Gene expression analysis has revealed that TNBC comprises several subtypes displaying different targets and outcomes, such as a mesenchymal-like cell subtype with phosphatidylinositol-4,5-bisphosphate 3-kinase (PI3K) catalytic subunit alpha mutations in almost 50% of cases, phosphatase and tensin homolog deficiencies, or a luminal androgen receptor (LAR) subtype with overactivated PI3K/mammalian target of rapamycin pathway signaling. RFS was significantly lower in the LAR subtype than in the basal-like (HR =2.9), and when compared with the mesenchymal stem-like subtype (HR =10.5; P<0.05).22 However, unlike other breast cancer subtypes, the classical prognostic signatures based on gene modules known to regulate or execute cell proliferation did not show any value in highly proliferative hormone-negative breast cancers.23
Staining by IHC techniques is the surrogate for the assessment of many aberrant proteins that result from gene mutations or deletions, although the specificity compared with that of a gene assay is ~80%.24 Most analyses that attempt to characterize this phenotype use formalin-fixed paraffin-embedded tissue specimens.25
Lately, a plethora of biomarkers has been associated with the basal-like or triple-negative phenotype. However, only some of them have been validated in independent series, whereas very few have been compared with gene expression and no study has compared a large number of these candidate biomarkers in parallel.26 The prognostic roles of several biomarkers in TNBC have been studied, including assessments of correlated biomarker clusters, with a view to create a prognostic score.27
Considering everyday clinical practice needs, we analyzed several biomarkers assessable by IHC according to literature findings and institutional laboratory assessments to provide a prognostic stratification for patients diagnosed with upfront operable localized TNBC that could be used as a means of adapting adjuvant treatment.
Materials and methods
We performed a retrospective analysis in localized breast cancer female patients addressed for curative primary surgical treatment at the Institute of Oncology, Bucharest from January 2005 to December 2012. Only data from patients with invasive histology, for whom a surgical specimen was evaluated by IHC and who were followed up for at least 36 months, were retained for the study. All patients provided written consent for invasive procedures as well as for the prospective collection of their data. The study was conducted in accordance with the Declaration of Helsinki and approved by the review board of Institute of Oncology “Prof Dr Alexandru Trestioreanu,” Bucharest, Romania. Patients with a history of metachronous breast cancer, at a metastatic stage of the disease, with an in situ-only histology, or for whom surgery was of a palliative intent or sequential after neoadjuvant treatment were excluded from our analysis.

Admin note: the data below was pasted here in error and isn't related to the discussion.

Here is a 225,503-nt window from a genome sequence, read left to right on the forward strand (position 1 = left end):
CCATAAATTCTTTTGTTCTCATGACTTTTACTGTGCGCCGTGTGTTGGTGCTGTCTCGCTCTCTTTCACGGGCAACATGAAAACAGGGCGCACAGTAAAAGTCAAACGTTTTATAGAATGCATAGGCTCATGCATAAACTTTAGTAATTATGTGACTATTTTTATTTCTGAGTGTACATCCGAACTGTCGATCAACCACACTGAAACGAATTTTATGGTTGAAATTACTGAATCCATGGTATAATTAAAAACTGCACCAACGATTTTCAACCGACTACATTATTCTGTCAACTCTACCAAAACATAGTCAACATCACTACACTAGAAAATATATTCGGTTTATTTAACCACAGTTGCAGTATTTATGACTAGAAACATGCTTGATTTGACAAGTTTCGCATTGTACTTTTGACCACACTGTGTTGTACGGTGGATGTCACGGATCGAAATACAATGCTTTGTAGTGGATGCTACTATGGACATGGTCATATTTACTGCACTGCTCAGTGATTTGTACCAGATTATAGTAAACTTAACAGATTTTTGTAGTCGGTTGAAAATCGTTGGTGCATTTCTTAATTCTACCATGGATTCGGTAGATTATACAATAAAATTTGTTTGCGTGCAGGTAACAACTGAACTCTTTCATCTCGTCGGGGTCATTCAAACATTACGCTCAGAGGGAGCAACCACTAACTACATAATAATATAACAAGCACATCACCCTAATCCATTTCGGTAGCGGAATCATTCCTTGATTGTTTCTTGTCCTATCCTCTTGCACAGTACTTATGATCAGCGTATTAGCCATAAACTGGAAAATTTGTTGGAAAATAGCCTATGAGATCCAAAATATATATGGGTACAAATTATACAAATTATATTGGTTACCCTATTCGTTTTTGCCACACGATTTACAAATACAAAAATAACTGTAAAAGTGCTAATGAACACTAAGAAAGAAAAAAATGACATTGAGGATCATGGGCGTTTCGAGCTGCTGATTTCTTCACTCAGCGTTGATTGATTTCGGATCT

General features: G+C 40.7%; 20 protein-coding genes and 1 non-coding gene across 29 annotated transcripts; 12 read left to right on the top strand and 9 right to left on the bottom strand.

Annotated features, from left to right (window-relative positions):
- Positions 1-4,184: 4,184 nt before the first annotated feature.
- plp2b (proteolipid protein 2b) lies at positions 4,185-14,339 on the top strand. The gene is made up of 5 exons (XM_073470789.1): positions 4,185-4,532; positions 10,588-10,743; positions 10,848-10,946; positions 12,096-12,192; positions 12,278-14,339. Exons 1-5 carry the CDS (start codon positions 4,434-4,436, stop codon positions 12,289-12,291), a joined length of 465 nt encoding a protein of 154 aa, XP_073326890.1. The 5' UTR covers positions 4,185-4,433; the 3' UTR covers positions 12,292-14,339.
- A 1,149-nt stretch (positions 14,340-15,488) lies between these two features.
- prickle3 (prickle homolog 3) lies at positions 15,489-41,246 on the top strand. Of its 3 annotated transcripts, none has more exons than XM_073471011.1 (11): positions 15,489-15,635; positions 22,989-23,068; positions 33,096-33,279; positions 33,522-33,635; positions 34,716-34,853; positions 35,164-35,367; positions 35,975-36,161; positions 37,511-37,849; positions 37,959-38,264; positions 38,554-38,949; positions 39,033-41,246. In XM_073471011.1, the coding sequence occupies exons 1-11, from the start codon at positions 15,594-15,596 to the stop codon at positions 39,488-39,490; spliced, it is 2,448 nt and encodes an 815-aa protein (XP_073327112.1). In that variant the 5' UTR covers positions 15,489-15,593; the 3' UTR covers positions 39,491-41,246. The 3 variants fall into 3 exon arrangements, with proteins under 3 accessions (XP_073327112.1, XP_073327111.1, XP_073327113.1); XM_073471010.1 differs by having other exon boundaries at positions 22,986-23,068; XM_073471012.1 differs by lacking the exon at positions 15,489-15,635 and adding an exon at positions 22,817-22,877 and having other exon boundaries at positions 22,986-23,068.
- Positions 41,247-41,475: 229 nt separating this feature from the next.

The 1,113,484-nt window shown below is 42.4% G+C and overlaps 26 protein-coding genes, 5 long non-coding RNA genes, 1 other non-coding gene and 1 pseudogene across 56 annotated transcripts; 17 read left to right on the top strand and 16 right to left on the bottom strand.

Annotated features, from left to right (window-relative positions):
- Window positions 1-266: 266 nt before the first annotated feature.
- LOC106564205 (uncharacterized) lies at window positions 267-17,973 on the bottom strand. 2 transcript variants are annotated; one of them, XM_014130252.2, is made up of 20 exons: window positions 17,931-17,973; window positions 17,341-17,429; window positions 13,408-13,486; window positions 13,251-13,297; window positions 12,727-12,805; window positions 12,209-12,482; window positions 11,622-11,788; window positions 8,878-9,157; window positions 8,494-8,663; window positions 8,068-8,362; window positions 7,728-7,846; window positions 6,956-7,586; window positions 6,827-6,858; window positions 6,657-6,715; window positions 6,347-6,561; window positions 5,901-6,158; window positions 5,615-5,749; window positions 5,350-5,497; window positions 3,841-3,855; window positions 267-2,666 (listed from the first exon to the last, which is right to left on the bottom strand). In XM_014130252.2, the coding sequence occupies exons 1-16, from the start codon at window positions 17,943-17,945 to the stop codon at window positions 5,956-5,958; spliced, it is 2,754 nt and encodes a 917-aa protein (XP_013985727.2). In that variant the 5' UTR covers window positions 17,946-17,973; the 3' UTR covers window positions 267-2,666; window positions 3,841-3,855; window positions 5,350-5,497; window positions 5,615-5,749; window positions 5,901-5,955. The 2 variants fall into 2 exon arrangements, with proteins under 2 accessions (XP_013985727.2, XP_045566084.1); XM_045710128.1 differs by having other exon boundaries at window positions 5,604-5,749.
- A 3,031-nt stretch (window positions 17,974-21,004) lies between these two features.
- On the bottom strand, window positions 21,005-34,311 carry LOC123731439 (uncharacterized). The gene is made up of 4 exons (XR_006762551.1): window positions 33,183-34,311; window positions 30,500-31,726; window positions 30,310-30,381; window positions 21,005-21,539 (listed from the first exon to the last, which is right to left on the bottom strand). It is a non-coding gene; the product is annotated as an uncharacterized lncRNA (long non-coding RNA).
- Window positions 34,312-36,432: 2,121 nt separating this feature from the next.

The general population was classified into five intrinsic subgroups on the basis of pathological parameters and according to the 2015 St Gallen Consensus Conference, as follows: luminal A, ER and PR positive, HER2 negative, tumor grade 1–2, Ki67 ≤20%; luminal B, ER and/or PR positive, HER2 negative, tumor grade 3, Ki67 >20%; luminal B HER2 overexpressing, ER, PR, and HER2 positive; HER2 overexpressing, ER and PR negative, HER2 positive; and triple-negative, ER, PR, and HER2 negative.7
The threshold for the definition of TNBC was <1% immunopositivity of either ER or PR and an immunoscore of 0 or 1+ for HER2 expression or 2+ in the absence of amplification by fluorescent ISH. A comparative subgroup analysis was conducted between the TNBC population and all other patients in the overall population displaying hormonal and/or HER2 overexpressing features, conventionally named non-TNBC.
We considered 2005 to be the starting year of our analysis, because it was then that the TNBC phenotype was recognized as a distinct breast cancer subgroup. Regarding therapeutic considerations, systemic adjuvant treatment was proposed for all patients according to European guidelines available at the time, and the clinical stage was updated according to the American Joint Committee on Cancer, seventh edition.28 External radiotherapy was provided according to institutional guidelines. Anti-HER2 monoclonal antibody therapy with trastuzumab only became available for systemic therapy in 2007, when it was approved for general use in Romania.
We analyzed several independent variables such as demographics (age, menopausal status, family history of cancer, Charlson comorbidity index, and body mass index [BMI]), clinical tumor characteristics (laterality, involved quadrant, tumor size, clinical stage, and type of surgery), histopathological features (histopathological type, pathologic stage of regional lymphnode (pTN) stage, size of invasive component in millimeters, multifocality/multicentricity status, lymph node status, lymphovascular invasion, and in situ component), IHC characteristics (expression of ER and PR, HER2, and Ki67), and treatment-related features (chemotherapy regimen and radiotherapy provided).
Histopathological and IHC analysis and scoring